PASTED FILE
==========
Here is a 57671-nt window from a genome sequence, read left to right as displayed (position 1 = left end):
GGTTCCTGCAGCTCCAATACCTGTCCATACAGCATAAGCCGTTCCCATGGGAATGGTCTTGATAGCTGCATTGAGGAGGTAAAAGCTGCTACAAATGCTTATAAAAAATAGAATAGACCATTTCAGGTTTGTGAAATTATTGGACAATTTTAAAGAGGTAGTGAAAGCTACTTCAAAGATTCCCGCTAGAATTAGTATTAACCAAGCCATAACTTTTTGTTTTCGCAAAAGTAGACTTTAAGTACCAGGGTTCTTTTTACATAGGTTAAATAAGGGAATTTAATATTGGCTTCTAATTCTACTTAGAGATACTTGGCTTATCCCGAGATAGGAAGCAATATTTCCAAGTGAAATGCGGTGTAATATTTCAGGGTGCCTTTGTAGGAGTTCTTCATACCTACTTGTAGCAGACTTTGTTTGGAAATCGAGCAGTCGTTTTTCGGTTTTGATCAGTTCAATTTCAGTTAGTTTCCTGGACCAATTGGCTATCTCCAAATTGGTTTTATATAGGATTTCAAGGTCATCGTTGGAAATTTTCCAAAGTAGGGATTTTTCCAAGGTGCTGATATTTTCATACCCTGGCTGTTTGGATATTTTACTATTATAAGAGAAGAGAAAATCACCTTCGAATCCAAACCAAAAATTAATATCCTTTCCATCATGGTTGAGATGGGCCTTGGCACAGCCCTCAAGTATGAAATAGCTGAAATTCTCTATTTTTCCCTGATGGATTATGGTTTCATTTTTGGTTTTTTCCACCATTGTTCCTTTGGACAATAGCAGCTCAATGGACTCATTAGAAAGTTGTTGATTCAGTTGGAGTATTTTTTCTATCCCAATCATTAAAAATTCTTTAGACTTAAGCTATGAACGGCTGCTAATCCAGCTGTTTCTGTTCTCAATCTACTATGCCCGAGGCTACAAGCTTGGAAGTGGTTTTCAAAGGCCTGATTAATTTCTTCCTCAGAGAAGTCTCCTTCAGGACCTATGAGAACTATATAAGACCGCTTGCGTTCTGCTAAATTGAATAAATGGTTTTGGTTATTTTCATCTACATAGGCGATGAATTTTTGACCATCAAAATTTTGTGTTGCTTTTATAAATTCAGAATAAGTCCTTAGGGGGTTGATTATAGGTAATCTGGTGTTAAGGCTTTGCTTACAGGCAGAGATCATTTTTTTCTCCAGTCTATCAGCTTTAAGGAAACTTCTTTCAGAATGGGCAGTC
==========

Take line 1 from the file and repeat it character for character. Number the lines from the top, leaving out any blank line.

Here is a 57671-nt window from a genome sequence, read left to right as displayed (position 1 = left end):